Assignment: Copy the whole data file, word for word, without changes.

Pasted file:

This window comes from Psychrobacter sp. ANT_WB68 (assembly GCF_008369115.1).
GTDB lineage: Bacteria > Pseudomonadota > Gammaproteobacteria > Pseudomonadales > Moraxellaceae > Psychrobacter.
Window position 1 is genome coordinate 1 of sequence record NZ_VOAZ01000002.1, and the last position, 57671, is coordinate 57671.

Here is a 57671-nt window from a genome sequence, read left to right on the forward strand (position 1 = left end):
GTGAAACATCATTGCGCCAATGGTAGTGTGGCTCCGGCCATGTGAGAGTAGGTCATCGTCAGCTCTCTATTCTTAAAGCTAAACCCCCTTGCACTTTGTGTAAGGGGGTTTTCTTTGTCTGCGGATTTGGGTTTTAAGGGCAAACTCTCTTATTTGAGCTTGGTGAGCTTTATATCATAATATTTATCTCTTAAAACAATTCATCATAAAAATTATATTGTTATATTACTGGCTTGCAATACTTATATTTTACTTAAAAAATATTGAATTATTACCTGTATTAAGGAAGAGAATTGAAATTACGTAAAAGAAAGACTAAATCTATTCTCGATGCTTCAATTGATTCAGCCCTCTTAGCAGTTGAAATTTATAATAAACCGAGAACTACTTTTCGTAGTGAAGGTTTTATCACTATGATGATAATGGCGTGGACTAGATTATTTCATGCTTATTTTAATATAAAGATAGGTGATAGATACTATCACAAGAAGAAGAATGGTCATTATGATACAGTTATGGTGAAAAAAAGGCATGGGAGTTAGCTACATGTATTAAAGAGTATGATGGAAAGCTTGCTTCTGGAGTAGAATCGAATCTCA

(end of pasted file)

This window comes from Psychrobacter sp. ANT_WB68 (assembly GCF_008369115.1).
GTDB lineage: Bacteria > Pseudomonadota > Gammaproteobacteria > Pseudomonadales > Moraxellaceae > Psychrobacter.
Window position 1 is genome coordinate 1 of sequence record NZ_VOAZ01000002.1, and the last position, 57671, is coordinate 57671.

Here is a 57671-nt window from a genome sequence, read left to right on the forward strand (position 1 = left end):
GTGAAACATCATTGCGCCAATGGTAGTGTGGCTCCGGCCATGTGAGAGTAGGTCATCGTCAGCTCTCTATTCTTAAAGCTAAACCCCCTTGCACTTTGTGTAAGGGGGTTTTCTTTGTCTGCGGATTTGGGTTTTAAGGGCAAACTCTCTTATTTGAGCTTGGTGAGCTTTATATCATAATATTTATCTCTTAAAACAATTCATCATAAAAATTATATTGTTATATTACTGGCTTGCAATACTTATATTTTACTTAAAAAATATTGAATTATTACCTGTATTAAGGAAGAGAATTGAAATTACGTAAAAGAAAGACTAAATCTATTCTCGATGCTTCAATTGATTCAGCCCTCTTAGCAGTTGAAATTTATAATAAACCGAGAACTACTTTTCGTAGTGAAGGTTTTATCACTATGATGATAATGGCGTGGACTAGATTATTTCATGCTTATTTTAATATAAAGATAGGTGATAGATACTATCACAAGAAGAAGAATGGTCATTATGATACAGTTATGGTGAAAAAAAGGCATGGGAGTTAGCTACATGTATTAAAGAGTATGATGGAAAGCTTGCTTCTGGAGTAGAATCGAATCTCA